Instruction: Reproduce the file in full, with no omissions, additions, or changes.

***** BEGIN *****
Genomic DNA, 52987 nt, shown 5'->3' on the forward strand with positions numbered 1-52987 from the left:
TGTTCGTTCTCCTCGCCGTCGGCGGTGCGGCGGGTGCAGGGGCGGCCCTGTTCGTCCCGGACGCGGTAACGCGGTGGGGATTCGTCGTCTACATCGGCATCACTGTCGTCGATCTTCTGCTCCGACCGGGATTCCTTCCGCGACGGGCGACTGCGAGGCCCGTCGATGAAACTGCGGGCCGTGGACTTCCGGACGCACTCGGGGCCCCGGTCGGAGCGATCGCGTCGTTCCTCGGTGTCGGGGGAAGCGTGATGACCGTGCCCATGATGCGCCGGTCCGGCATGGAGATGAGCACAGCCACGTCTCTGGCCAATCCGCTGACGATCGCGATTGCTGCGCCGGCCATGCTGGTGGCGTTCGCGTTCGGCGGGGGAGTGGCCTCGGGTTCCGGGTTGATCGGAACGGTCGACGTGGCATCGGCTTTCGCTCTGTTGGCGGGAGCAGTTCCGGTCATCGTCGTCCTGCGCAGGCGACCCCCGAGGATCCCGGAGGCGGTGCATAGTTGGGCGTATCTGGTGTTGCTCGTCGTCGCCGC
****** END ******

Genomic DNA, 52987 nt, shown 5'->3' on the forward strand with positions numbered 1-52987 from the left:
TGTTCGTTCTCCTCGCCGTCGGCGGTGCGGCGGGTGCAGGGGCGGCCCTGTTCGTCCCGGACGCGGTAACGCGGTGGGGATTCGTCGTCTACATCGGCATCACTGTCGTCGATCTTCTGCTCCGACCGGGATTCCTTCCGCGACGGGCGACTGCGAGGCCCGTCGATGAAACTGCGGGCCGTGGACTTCCGGACGCACTCGGGGCCCCGGTCGGAGCGATCGCGTCGTTCCTCGGTGTCGGGGGAAGCGTGATGACCGTGCCCATGATGCGCCGGTCCGGCATGGAGATGAGCACAGCCACGTCTCTGGCCAATCCGCTGACGATCGCGATTGCTGCGCCGGCCATGCTGGTGGCGTTCGCGTTCGGCGGGGGAGTGGCCTCGGGTTCCGGGTTGATCGGAACGGTCGACGTGGCATCGGCTTTCGCTCTGTTGGCGGGAGCAGTTCCGGTCATCGTCGTCCTGCGCAGGCGACCCCCGAGGATCCCGGAGGCGGTGCATAGTTGGGCGTATCTGGTGTTGCTCGTCGTCGCCGC